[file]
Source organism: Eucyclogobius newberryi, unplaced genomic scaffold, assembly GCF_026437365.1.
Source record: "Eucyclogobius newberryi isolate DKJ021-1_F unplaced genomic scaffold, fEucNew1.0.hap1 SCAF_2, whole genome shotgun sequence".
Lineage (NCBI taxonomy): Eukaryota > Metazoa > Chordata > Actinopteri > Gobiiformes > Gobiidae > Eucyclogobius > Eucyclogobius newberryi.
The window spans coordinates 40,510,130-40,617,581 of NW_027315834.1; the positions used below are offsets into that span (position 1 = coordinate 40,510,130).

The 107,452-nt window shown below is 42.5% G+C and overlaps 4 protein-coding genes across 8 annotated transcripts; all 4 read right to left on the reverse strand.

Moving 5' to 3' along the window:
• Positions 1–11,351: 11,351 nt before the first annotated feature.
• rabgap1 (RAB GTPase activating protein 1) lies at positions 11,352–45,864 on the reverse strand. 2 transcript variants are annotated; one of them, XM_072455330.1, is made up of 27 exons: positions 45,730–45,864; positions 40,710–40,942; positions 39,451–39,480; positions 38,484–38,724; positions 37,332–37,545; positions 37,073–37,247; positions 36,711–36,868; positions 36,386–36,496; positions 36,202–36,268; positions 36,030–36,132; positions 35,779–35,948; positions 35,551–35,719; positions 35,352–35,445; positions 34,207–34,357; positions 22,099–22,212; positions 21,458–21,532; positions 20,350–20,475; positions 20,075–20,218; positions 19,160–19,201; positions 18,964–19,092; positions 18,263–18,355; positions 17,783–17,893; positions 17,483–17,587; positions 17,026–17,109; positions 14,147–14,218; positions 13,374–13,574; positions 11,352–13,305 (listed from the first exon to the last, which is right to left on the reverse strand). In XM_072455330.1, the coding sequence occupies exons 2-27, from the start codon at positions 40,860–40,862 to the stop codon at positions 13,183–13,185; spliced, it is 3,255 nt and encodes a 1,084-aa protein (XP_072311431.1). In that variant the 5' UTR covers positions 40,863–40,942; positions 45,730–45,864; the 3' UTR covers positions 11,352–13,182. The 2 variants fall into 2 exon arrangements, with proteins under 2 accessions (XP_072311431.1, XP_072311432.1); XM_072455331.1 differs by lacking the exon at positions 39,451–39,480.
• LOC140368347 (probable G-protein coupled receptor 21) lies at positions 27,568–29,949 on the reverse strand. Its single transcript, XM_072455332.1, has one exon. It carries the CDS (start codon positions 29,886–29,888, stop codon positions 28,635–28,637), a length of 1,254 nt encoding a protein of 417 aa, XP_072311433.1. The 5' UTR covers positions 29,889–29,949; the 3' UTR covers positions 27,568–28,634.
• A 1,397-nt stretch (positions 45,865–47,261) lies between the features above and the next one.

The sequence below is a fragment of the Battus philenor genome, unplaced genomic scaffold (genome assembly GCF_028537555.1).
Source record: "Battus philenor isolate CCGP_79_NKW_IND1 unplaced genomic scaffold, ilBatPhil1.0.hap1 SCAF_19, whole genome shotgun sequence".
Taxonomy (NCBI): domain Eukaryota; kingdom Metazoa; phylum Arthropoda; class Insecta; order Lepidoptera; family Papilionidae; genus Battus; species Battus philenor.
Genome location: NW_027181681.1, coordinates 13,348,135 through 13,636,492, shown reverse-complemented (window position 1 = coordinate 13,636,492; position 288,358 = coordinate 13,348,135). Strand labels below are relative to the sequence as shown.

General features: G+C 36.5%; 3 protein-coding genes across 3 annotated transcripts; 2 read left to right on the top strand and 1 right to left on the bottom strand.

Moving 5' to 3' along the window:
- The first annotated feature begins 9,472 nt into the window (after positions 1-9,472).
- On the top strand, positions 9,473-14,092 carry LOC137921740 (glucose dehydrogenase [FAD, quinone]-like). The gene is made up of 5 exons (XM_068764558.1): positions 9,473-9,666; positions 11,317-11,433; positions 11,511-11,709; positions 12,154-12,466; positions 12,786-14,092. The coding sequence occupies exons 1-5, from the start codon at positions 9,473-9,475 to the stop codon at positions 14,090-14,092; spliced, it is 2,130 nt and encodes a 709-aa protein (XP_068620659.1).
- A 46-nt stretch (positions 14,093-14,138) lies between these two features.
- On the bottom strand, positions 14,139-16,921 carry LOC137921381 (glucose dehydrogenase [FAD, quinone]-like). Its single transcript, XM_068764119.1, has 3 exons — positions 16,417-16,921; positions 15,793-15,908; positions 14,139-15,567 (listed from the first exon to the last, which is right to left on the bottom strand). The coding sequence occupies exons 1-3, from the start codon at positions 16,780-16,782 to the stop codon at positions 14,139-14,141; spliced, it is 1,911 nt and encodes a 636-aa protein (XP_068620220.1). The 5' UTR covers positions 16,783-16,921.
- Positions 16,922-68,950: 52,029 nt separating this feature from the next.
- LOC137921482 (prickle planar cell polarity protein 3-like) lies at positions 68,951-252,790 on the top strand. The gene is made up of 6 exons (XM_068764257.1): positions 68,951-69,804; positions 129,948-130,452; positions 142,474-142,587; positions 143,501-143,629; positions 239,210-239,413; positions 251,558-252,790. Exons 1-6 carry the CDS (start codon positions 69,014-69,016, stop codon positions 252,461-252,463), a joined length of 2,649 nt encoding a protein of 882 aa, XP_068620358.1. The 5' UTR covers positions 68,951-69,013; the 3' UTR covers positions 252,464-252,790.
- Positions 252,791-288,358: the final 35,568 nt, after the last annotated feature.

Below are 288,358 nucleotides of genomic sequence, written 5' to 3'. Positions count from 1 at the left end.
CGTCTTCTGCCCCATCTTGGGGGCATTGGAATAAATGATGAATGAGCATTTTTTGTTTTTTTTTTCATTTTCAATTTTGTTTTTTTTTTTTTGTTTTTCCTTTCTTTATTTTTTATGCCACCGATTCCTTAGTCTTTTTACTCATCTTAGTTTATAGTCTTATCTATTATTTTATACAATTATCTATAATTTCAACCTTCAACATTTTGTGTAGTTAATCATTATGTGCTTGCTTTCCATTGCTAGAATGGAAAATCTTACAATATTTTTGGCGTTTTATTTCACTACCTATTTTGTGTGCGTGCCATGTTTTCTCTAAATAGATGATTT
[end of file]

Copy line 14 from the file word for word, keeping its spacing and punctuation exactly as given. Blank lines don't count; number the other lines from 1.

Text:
Genome location: NW_027181681.1, coordinates 13,348,135 through 13,636,492, shown reverse-complemented (window position 1 = coordinate 13,636,492; position 288,358 = coordinate 13,348,135). Strand labels below are relative to the sequence as shown.